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Research Report

A Natural Gas Diplomacy Strategy for the New US Administration

Agnia Grigas
Copyright Date: Jan. 1, 2017
Published by: Atlantic Council
Pages: 17
OPEN ACCESS
https://www.jstor.org/stable/resrep03698
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Table of Contents

  1. (pp. 10-11)

    As Donald J. Trump takes office as the forty-fifth president of the United States on January 20, 2017, his administration will have an opportunity to reassess US energy policy, specifically, its natural gas policy. This reassessment will not only be a by-product of a change in leadership in Washington, but is necessitated by the fundamental transformation of the world’s natural gas markets since President Barack Obama took office eight years ago. In 2011, the International Energy Agency proclaimed that the world energy markets were entering “the golden age of gas.”¹ Since then, the natural gas markets have seen an influx...

  2. (pp. 12-13)

    Over the last decade, the global gas sector has witnessed changes that have no real precedent in recent history. The shale gas revolution in the United States, the growing global LNG trade, and a buildup of pipeline interconnectors and gas transport infrastructure are making gas a global commodity. Recent technological achievements and various market factors have made this transformation of the natural gas industry possible. Most evidently, in the US shale boom, long-term policy planning and changing political and economic considerations have played an important role. The shale gas revolution originated from government-led research programs of the 1970s to 1990s,...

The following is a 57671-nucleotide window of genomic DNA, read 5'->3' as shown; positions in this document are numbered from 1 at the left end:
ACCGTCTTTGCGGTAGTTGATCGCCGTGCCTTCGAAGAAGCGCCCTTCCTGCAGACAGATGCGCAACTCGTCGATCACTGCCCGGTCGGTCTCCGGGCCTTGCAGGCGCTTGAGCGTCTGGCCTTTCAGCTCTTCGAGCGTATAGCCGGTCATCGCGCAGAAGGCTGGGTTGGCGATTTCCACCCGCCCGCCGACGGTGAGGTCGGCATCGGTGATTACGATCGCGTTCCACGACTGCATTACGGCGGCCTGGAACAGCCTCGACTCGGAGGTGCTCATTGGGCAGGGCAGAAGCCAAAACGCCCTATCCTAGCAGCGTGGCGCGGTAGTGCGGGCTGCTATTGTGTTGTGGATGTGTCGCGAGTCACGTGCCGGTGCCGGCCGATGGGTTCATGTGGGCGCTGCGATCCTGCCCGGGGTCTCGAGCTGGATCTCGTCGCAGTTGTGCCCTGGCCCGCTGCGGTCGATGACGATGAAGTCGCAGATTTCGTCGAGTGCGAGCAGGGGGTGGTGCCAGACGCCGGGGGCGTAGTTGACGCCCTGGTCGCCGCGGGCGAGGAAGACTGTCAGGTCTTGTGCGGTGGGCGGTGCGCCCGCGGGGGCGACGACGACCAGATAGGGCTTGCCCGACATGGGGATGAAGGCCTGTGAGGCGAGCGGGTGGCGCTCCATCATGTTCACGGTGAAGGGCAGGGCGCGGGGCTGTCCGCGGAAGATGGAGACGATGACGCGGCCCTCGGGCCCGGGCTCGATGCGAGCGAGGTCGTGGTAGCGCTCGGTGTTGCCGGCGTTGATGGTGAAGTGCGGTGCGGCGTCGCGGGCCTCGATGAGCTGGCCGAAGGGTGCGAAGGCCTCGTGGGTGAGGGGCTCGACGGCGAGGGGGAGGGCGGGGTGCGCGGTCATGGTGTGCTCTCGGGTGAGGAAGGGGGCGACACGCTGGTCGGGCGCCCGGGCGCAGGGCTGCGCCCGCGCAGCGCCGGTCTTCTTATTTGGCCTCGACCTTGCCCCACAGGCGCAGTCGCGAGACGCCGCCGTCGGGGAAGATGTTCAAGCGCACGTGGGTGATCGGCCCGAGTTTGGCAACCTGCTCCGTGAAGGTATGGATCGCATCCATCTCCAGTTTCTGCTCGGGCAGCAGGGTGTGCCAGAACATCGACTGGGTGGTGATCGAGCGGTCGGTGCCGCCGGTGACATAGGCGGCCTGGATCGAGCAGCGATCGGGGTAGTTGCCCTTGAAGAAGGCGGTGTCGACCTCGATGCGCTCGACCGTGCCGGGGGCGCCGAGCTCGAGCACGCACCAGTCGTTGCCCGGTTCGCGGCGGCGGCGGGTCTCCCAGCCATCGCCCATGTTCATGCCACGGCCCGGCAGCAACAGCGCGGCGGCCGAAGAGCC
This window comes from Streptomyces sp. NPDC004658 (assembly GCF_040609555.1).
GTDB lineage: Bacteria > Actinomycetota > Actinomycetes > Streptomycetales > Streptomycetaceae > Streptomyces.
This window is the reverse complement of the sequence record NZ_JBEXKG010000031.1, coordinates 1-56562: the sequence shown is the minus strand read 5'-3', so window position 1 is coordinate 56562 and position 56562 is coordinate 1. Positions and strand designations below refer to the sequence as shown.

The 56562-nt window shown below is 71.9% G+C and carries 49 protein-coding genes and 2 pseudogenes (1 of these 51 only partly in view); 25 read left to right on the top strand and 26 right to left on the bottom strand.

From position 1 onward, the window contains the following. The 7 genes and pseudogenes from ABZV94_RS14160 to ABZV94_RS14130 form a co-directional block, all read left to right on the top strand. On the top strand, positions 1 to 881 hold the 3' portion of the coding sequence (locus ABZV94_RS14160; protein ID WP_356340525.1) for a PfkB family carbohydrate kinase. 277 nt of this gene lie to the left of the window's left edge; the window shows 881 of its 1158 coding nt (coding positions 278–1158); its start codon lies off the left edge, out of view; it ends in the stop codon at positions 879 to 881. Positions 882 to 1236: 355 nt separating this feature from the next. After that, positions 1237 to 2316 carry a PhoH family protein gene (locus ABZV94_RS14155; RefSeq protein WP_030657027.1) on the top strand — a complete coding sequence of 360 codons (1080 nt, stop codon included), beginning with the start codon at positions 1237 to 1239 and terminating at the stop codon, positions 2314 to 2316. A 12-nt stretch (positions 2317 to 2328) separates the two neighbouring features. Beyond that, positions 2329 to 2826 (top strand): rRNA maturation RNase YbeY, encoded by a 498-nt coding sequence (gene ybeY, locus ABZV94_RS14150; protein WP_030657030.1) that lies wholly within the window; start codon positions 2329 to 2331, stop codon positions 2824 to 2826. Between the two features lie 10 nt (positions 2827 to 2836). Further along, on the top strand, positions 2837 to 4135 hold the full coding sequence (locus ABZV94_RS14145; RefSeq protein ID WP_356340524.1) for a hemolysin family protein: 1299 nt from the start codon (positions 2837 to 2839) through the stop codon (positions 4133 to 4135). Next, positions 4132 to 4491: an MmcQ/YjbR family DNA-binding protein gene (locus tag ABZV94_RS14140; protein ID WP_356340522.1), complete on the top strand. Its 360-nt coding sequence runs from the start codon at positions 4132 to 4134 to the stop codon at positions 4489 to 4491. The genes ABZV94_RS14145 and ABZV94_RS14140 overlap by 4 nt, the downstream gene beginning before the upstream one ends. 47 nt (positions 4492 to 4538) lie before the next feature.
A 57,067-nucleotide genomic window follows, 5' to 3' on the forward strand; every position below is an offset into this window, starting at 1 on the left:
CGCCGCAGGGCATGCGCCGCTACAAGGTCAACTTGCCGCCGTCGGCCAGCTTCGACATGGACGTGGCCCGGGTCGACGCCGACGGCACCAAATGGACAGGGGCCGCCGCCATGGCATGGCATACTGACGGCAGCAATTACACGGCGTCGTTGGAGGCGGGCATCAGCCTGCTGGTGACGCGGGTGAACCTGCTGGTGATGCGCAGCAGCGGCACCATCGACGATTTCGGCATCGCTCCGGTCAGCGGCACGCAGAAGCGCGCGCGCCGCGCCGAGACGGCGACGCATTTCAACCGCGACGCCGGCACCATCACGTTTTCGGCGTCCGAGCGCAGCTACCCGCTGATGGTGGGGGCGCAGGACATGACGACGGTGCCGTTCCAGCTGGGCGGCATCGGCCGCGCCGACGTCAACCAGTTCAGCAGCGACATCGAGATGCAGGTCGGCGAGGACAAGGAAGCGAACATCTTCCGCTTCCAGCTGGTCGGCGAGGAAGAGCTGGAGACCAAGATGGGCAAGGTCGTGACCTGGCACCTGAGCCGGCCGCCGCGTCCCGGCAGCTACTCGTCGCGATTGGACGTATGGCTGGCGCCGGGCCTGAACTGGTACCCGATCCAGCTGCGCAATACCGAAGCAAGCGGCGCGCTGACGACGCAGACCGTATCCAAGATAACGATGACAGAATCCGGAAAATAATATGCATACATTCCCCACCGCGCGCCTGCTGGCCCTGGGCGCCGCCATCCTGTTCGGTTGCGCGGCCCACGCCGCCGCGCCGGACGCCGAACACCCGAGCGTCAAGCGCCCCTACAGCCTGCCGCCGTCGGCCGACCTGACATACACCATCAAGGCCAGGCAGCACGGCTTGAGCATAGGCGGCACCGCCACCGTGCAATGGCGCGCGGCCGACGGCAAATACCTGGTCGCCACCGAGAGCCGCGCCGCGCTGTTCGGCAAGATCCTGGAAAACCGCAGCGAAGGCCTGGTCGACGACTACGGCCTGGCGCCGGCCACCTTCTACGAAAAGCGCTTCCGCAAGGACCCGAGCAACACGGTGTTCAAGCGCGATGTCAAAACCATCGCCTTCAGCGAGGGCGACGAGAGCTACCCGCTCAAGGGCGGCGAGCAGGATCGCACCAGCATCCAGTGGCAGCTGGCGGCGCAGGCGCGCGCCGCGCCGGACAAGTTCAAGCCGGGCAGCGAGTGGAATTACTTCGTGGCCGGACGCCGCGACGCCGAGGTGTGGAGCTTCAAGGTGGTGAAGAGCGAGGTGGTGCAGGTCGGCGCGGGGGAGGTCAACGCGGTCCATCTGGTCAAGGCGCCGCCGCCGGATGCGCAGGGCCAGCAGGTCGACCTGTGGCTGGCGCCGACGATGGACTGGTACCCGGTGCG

3. (pp. 14-17)

    What are the immediate implications of the rapidly changing global gas market for the geopolitics of gas? For one, it means that the role of politics will diminish and that gas markets will have the upper hand in the gas trade. Factors like increased competition and greater market pressure will force new and traditional gas suppliers to abandon the old ways of bringing gas to consumers. As a result, it will become increasingly difficult for monopolists to maintain captive or near-captive markets. Granted, this does not mean that long-term gas supply relationships will suddenly become irrelevant; rather, the increase of...

  4. (pp. 18-19)

    The ability of the United States to fully capitalize on the globalizing gas market and the shale revolution both at home and abroad depends on domestic political currents. President Trump and the new Republican-dominated Congress have the capacity to shape the energy and foreign policy priorities of the world’s leading gas producer and consumer. They are likely to favor increased natural gas and coal production and reduced environmental and industry regulation. Democrats in Congress will likely continue to prioritize greater regulation of the gas industry, particularly when it comes to fracking, as well as to boost the profile of renewables...

  5. (pp. 20-20)

    The recent transformative developments in the United States gas sector and the global gas markets warrant a reassessment of the role natural gas can play in the Trump administration’s energy policy and international diplomacy. While the country has emerged as the greatest producer of natural gas and is on track to becoming a significant LNG exporter, which has positive implications for the United States and its allies, a number of opportunities and potential risks merit the administration’s attention. The United States needs to cement its position as a leading player in the global gasv markets and promote open, secure, and...